The Pending Pet Nutrition Disaster
Due to popular feeding trends, veterinarians will soon be experiencing greater numbers of cases involving nutritional deficiencies. In their efforts to avoid certain ingredients deemed harmful or philosophically unacceptable, more and more pet owners are choosing homemade cooked or raw diets over commercial diets.
As most of you know, I agree with the homemade alternative. However, as my last couple of blogs demonstrated, there is more concern over what to leave out than knowledge about what to leave in. The web is rife with recipes for those seeking alternatives to commercial food. Unfortunately, most of these sources offer nutritionally unbalanced diets for pets.
What Do Pet Diets Need?
With the encouragement of President Abraham Lincoln, the U.S. Congress granted a charter for the private, nonprofit National Academy of Sciences (NAS) in 1863. The mission of this group of scientists is to provide research to further science and technology for the general welfare of the American public.
In 1916 the National Research Council (NRC) was organized by the Academy. With the Institute of Medicine, the NRC is the source for both human and animal nutrition research. Periodically, they update the Nutrient Requirements of Dogs and Cats. The Association of American Feed Control Officials (AAFCO) has superseded the NRC in setting the standards for the pet food industry.
Although both lists of recommendations differ slightly in quantities of daily nutrients, they are in general agreements as to what is necessary for a healthy pet diet. All commercial foods, whether canned, dry, or raw, must meet these requirements. The rules should be no different for homemade cooked or raw alternatives.
How to Balance Alternative Diets
First, specific food (rather than any generically lumped) sources and quantities (not percentages, guesstimates, etc.) must be established. All meats, carbs, oils, and vegetables are not created equal. Cuts of meats range from as low as 46mg of phosphorus per ounce to 97mg. The amount of the fat and linoleic acid varies, from meat source to meat cut.
Organ meats (liver, kidney) differ in their vitamin content from source to source and in the production method of the animal source. Different carbohydrates have different calorie, vitamin, and mineral content. Vegetables vary extremely in vitamins and minerals based on their plant family and color. This is why specificity is important. Once specified, the ingredients can be analyzed as a group by using the United States Department of Agriculture’s National Nutrient Database for Standard Reference. The result then must be reconciled to the NRC or AAFCO requirements. Properly feeding a pet is not a by-gosh-and-by golly internet exercise.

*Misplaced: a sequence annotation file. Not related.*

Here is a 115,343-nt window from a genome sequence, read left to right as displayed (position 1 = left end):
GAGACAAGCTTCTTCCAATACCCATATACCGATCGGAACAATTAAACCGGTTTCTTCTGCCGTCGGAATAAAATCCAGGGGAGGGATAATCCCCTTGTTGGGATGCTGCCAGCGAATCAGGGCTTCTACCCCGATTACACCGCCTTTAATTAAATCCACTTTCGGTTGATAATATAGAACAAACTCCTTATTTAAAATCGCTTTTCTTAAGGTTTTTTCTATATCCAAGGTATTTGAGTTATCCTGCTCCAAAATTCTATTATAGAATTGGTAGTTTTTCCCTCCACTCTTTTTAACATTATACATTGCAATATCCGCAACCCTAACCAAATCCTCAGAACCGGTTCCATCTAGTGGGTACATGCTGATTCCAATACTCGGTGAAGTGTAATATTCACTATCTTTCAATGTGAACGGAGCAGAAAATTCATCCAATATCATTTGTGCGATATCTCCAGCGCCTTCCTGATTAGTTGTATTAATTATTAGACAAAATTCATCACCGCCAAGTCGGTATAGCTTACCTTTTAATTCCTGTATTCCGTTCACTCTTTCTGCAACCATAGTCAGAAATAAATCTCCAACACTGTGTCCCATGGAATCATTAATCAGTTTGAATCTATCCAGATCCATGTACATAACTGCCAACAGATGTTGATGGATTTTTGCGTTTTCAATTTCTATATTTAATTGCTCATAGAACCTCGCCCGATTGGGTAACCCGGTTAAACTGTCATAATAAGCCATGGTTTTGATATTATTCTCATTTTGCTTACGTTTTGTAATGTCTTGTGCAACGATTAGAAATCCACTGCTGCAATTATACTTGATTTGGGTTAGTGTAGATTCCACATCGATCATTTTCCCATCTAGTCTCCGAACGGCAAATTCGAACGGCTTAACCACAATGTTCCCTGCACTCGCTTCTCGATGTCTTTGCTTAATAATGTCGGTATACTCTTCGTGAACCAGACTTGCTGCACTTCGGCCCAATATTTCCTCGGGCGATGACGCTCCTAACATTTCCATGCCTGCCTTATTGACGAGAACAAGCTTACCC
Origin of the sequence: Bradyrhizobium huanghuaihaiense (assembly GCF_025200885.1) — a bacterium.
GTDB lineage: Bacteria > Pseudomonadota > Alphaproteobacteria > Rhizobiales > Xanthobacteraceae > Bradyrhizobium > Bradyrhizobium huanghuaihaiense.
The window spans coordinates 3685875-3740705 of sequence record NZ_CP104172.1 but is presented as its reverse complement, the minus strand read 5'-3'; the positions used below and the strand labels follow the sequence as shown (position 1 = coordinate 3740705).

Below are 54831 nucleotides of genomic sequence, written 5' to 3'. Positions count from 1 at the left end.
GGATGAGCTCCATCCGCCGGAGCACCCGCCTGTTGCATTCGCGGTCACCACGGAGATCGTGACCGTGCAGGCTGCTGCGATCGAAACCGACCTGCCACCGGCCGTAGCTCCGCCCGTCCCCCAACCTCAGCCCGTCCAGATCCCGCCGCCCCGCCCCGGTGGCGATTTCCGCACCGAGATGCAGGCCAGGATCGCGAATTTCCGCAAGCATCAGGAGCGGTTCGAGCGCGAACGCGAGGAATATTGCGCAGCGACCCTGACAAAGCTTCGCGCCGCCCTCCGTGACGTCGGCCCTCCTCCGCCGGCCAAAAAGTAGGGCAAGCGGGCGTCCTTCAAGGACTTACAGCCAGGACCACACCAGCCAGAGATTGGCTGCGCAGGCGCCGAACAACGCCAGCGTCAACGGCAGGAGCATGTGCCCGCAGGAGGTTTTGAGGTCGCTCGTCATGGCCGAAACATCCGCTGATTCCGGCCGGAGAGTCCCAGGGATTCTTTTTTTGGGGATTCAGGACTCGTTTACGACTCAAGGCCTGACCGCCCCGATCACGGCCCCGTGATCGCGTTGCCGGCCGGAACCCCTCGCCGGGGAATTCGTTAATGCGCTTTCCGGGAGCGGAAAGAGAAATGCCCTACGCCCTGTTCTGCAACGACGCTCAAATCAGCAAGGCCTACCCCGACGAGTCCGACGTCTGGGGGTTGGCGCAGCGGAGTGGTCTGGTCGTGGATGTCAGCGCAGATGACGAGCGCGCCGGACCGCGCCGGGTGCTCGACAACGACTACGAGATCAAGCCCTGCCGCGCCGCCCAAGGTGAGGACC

All alternative diets need supplementation, even the raw diet that includes bone and organ meat. The above analysis allows knowing the quantity to supplement. This creates another problem because not all supplements are created equal. Bone meal is a good example. There are at least five readily available bone meal sources. None are the same. They range in calcium levels of 700mg to 1620mg per teaspoon, and 340 to 500mg of phosphorus per teaspoon. If a recipe does not specify the bone meal brand then the recipe could be deficient or excessive in calcium and phosphorus.
The ratio of those ingredients is also important. It needs to be about 1.2 to 1.5 calcium to phosphorus. Without knowing precisely how much of these ingredients are in the diet, let alone the bone meal supplement, the ratio is completely unknown
Vitamins and minerals are even worse. Every company has its proprietary blend that varies enormously from brand to brand, including children’s supplements. Most homemade recipes suggest supplementing with any vitamin mineral supplement. Again, without knowledge of the recipe and supplement content, the adequacy of the diet for vitamins and minerals is completely unknown.
Don’t Just Take My Word for It
A recent study published in the Journal of the American Veterinary Medical Association (JAVMA) found that homemade cooked or raw recipes from popular websites and books (some authored by board certified veterinary nutritionists) did not meet the daily requirements established by the NRC for many ingredients.
Nutritional deficiencies are not acute. They take their toll over time — years to a decade — before their effects are evident. Moreover, the symptoms are not always specific and will not be reflected in the routine blood analysis performed in veterinary hospitals. Many nutrients do not even have specific blood analysis capabilities.
Because all commercial foods are quantitatively nutritionally balanced, most veterinarians do not have nutritional deficiencies on their diagnostic radar. Many clients don’t tell us they feed homemade. Most veterinarians are not well versed in nutrition and are not capable of assessing the nutritional status of these diets. And even if accurately identified, supplementation may not reverse the damage. Combine these factors, and the trend toward unbalanced, homemade cooked or raw diets, and I predict that nutritional deficiencies may become as common as the other malnutrition syndrome, obesity.
Dr. Ken Tudor